Economic and Workforce Impact of COVID-19 Insights from:

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COVID-19'S IMPACT ON UNEMPLOYMENT

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National Claims since March 2020
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Illinois Claims since March 2020

A decade of job gains lost in a matter of weeks, and many not coming back

Post the end of Great Recession, the U.S. economy created 22 million jobs.

In just 5 weeks the U.S. economy lost 26 million jobs.

Source: BLS, Dept. of Labor, Hover Analytics, Deutsche Bank Research

42% of pandemic related layoffs are estimated to be permanent, which equates to 11.6 million jobs.

Source: University of Chicago and BLS

The unemployment-population ratio, the lowest since tracking started in 1948.

Have had both their historic highs and historic lows of unemployment rates in 2020, including IL. 

COVID-19'S IMPACT ON EMPLOYMENT

Employment Rate

In April nearly 90% of people who had lost a job expected to return in 6 months. In September only about half of those who lost jobs did.

IL workers hit with joblessness

From February - May 9th, IL unemployment dropped 19% to below 50%

Previous low 58% during the Great Recession.

Since January 2020 Chicago's employment rate has decreased by 5.9% 

  • -28.7% Employment rate change for low wage workers ($<27k)
  • +1.4% Employment rate change for middle wage workers ($27k-$60k)
  • -3.3% Employment rate change for high wage workers ($>60k)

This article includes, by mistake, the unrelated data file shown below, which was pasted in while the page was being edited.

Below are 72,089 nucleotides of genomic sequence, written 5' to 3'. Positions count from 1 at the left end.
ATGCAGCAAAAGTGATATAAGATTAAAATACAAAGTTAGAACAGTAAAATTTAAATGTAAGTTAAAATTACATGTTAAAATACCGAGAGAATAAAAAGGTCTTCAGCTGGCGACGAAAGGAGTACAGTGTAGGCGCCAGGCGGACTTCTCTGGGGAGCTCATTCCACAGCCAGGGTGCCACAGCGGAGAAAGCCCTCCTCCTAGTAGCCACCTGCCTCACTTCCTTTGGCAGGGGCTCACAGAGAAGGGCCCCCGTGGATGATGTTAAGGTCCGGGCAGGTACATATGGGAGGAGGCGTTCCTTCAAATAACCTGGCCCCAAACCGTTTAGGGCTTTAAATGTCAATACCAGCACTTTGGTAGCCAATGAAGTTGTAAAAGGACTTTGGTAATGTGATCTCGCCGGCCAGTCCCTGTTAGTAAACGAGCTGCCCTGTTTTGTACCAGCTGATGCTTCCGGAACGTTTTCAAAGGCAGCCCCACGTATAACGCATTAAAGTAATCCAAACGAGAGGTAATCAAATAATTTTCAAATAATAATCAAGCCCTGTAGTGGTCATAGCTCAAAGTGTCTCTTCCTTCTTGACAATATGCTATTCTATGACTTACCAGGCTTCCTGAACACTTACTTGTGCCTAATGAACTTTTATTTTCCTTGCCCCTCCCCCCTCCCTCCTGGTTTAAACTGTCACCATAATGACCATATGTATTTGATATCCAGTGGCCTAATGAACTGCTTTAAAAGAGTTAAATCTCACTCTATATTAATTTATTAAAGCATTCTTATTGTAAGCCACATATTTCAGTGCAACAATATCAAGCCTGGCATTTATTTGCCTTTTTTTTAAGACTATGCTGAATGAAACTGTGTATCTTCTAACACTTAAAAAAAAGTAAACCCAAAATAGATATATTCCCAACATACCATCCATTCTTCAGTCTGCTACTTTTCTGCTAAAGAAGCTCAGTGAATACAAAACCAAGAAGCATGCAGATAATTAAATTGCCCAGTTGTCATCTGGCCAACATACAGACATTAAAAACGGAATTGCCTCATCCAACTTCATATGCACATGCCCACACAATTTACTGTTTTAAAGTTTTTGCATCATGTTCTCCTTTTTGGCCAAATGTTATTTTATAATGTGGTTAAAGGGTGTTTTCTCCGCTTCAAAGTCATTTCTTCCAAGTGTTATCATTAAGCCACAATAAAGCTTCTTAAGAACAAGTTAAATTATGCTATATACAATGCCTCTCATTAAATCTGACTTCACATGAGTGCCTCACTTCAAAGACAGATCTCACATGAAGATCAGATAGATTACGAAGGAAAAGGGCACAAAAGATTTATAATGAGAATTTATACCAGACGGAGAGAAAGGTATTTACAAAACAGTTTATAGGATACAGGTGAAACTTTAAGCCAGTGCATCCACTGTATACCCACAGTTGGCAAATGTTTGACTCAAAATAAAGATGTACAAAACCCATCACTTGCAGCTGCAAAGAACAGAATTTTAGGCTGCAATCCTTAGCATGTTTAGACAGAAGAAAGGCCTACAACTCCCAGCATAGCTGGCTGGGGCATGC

Source (9/23/20): Opportunity Insights

JOBS MOST IMPACTED BY COVID-19

Chicago's Frontline and Vulnerable Jobs

71.6% of frontline jobs are held by people of color in Chicago; nationally, black workers make up 17% of the frontline workforce

Workers with a Bachelor’s degree or more had nearly fully recovered; those with a HS diploma held 18.3% fewer jobs

Where in Chicago Low-Income Jobs are being Lost

Most Severe Impact on Chicago's South and West Side Neighborhoods

The neighborhoods that have the highest proportion of essential workers with increased health risks are the same neighborhoods that have the highest proportion of workers facing economic risks of continued unemployment and underemployment. These neighborhoods are predominantly on the west side, but there are also high concentrations of at-risk workers on the northwest and south sides of the city.

Workers in labor and customer service occupations are most heavily concentrated on the west side. These workers are more likely to be uninsured than citywide averages, have lower median incomes, and face both health and economic risks due to COVID-19.

Date: 6/23/2020, Source: Urban Labs

COVID-19'S IMPACT ON POPULATION SEGMENTS

Job Loss Variances

Nationally: minority, young, and part-time workers are more likely to be unemployed.

  • Workers without bachelor's degrees are twice as likely to hold vulnerable jobs
  • April Unemployment Rate: 21.2% for individuals with less than a HS diploma
  • Minorities are more likely to hold vulnerable jobs, especially in large cities
  • 25% of the newly unemployed are racial minorities
  • White workers are 37% more likely to hold WFH jobs
  • Younger workers are 35% more likely to hold vulnerable jobs
  • April unemployment rate: 32% for teens
  • Women sustained most of the initial job losses, 59% female
  • April unemployment rate: 16.2% Female  I  13% Male

Individuals in Illinois Most Impacted

The Economic Fallout of COVID-19 has Hit Low-Income Households Harder

Almost 40%

of households earning less than $40,000 a year experienced at least one job loss in March

About 1/3

of households who have lost a job or had their hours cut cannot cover their expenses for the month

Date: May 14, 2020, Source: Federal Reserve, Wall Street Journal

COVID-19'S IMPACT ON LABOR DEMAND

National Labor Demand Based on Job Postings

Chicago's Job Postings

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